YB: The concept of sufficiency imposes an upper and lower cap. The upper cap is set by the planetary boundaries and the lower cap is set by providing decent living standard for all. To achieve this, we need to highly tax over-consumption, and also ban any kind of offsetting, which gives the polluter elite the right to continue to pollute. This is no longer possible given the remaining carbon budget.
So, what are the next steps?
YB: The IPCC report expected next spring is of course the most influential one. The problem is that we are in an urgent situation, yet policies tend to take 5 to 10 years to enforce.
Journalists have an important role to play in accelerating the process. The role of scientists is to provide scientific evidence. The media’s role is in bridging the communication gap, ensuring policymakers and citizens fully understand the main findings of the IPCC reports and take action swiftly. SDG success is about joining forces between science-based evidence, media, and policy.
Sustained News in Brief
Historic CO2 polluter countries have been put in an uncomfortable spotlight prior to COP26
In a disheartening report, UK-based organisation Carbon Brief points out that six out of ten of the nations with the greatest historic responsibility for the climate crisis—those that built their wealth on fossil fuels—have yet to make ambitious new resolutions ahead of COP26 in Glasgow this November. The US takes the top spot by a distance, followed by China, Russia, Brazil, and Indonesia. SDGs may be the UN’s framework, making them the priorities of 193 member states, but some countries still have a long way to go when it comes to leaving no one behind.
A clean environment is on its way to (finally!) becoming a Human Right
On October 8th, The United Nations Human Rights Council unanimously voted in favour of recognising the universal need to live in a healthy and sustainable environment. Initially linked to the 1972 Stockholm Declaration, the right to a clean environment has thus been formally recognised on a global level—only half a century late.
A new venue for education in emergencies
Education Cannot Wait (ECW) and Geneva Global Hub for Education in Emergencies launched a new workspace on October 7th at the Rue de Varembé (also home to The Geneva Observer). The new office offers collaborative and rapid education support to people in areas of conflict and crisis. In recent months, ECW has consistently grown its Geneva team, from 3 staff members to 14.
ILO’s new report on COVID-19 and climate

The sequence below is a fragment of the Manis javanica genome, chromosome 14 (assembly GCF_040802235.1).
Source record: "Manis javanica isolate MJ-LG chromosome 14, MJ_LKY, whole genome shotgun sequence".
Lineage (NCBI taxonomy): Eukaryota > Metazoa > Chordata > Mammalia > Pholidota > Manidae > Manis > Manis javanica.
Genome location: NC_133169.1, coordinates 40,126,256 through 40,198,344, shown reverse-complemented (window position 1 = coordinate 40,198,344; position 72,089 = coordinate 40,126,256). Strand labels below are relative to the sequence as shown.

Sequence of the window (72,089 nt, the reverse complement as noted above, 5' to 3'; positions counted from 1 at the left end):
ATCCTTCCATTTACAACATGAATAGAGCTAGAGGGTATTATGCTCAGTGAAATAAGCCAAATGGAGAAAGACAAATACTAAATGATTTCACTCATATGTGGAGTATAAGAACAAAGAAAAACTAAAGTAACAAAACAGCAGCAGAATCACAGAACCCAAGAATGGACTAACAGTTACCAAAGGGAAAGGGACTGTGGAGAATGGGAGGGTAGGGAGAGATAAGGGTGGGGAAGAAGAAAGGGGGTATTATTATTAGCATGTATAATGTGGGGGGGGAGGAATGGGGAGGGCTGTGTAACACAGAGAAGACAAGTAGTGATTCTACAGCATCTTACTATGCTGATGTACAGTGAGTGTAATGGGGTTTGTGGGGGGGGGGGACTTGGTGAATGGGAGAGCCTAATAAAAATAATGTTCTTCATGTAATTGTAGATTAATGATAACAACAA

Titled ‘Financing Human-Centred COVID-19 Recovery and Decisive Climate Action Worldwide: International Cooperation’s 21st Century Moment of Truth’, the paper published on October 7th details ways in which international financial institutions could reduce pandemic- and climate-related threats. The report's main areas of focus? Funding the WHO ACT-A/COVAX Initiative, relieving and restructuring debt, providing social protection, and financing a global effort to reduce CO2 emissions from coal burning.
Better Cotton Initiative revises its standard
Increasing knowledge on climate change, decent work, and soil health have motivated the organisation to up its game, with an ambitious standard revision that applies to more than 2.7 million cotton farmers around the world. The process will run from October 2021 to early 2023.
This week, SUSTAINED brings you ‘KINGDOM’, a film by Bettina Oberli about a woman forced to live on a post-apocalyptic planet.* *Interdependence, a series of eleven short (5 to 11 minute) films, was the winner of the Best Narrative Feature at the London Eco Film Festival, in March 2021. The film was produced under the patronage of the UNO in Geneva, WMO and the City of Milan. With production by ART for The World, and Geneva Concept by Adelina von Fürstenberg, the stories, created by eleven international filmmakers from various continents, reflect the intertwining relationships between mankind and the environment, and how they are worsened by climate change in various ways—also hinting at possible solutions. With the participation of the filmmakers Faouzi Bensaïdi (Morocco), Mahamat-Saleh Haroun (Tchad), Ása Hjörleifsdóttir (Iceland), Salome Lamas (Portugal), Bettina Oberli (Switzerland), Nila Madhab Panda (India), Shahrbanoo Sadat (Afghanistan), Silvio Soldini (Italy), Daniela Thomas (Brazil), Leon Wang (China), Karin Williams (New Zealand).
Today's Sustained: Sarah Zeines
Edited by: Dan Wheeler